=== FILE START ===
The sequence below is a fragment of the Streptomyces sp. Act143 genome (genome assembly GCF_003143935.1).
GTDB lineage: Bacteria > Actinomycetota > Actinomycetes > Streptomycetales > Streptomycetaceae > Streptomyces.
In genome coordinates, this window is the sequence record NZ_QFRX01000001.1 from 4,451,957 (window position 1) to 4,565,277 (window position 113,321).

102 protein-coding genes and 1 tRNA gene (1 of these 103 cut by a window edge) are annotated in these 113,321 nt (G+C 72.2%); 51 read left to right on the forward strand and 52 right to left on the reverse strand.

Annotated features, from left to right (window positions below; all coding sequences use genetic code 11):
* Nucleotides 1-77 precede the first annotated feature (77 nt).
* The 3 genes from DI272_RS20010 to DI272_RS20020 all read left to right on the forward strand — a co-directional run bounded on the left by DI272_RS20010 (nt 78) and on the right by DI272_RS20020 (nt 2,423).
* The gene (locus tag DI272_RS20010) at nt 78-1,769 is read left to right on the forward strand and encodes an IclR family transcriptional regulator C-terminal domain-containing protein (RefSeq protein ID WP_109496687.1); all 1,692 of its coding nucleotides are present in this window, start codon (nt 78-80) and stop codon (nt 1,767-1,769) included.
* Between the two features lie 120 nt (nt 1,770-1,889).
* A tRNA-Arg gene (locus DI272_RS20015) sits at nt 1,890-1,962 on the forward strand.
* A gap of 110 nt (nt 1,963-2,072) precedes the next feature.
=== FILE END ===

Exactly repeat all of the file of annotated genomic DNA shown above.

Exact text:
The sequence below is a fragment of the Streptomyces sp. Act143 genome (genome assembly GCF_003143935.1).
GTDB lineage: Bacteria > Actinomycetota > Actinomycetes > Streptomycetales > Streptomycetaceae > Streptomyces.
In genome coordinates, this window is the sequence record NZ_QFRX01000001.1 from 4,451,957 (window position 1) to 4,565,277 (window position 113,321).

102 protein-coding genes and 1 tRNA gene (1 of these 103 cut by a window edge) are annotated in these 113,321 nt (G+C 72.2%); 51 read left to right on the forward strand and 52 right to left on the reverse strand.

Annotated features, from left to right (window positions below; all coding sequences use genetic code 11):
* Nucleotides 1-77 precede the first annotated feature (77 nt).
* The 3 genes from DI272_RS20010 to DI272_RS20020 all read left to right on the forward strand — a co-directional run bounded on the left by DI272_RS20010 (nt 78) and on the right by DI272_RS20020 (nt 2,423).
* The gene (locus tag DI272_RS20010) at nt 78-1,769 is read left to right on the forward strand and encodes an IclR family transcriptional regulator C-terminal domain-containing protein (RefSeq protein ID WP_109496687.1); all 1,692 of its coding nucleotides are present in this window, start codon (nt 78-80) and stop codon (nt 1,767-1,769) included.
* Between the two features lie 120 nt (nt 1,770-1,889).
* A tRNA-Arg gene (locus DI272_RS20015) sits at nt 1,890-1,962 on the forward strand.
* A gap of 110 nt (nt 1,963-2,072) precedes the next feature.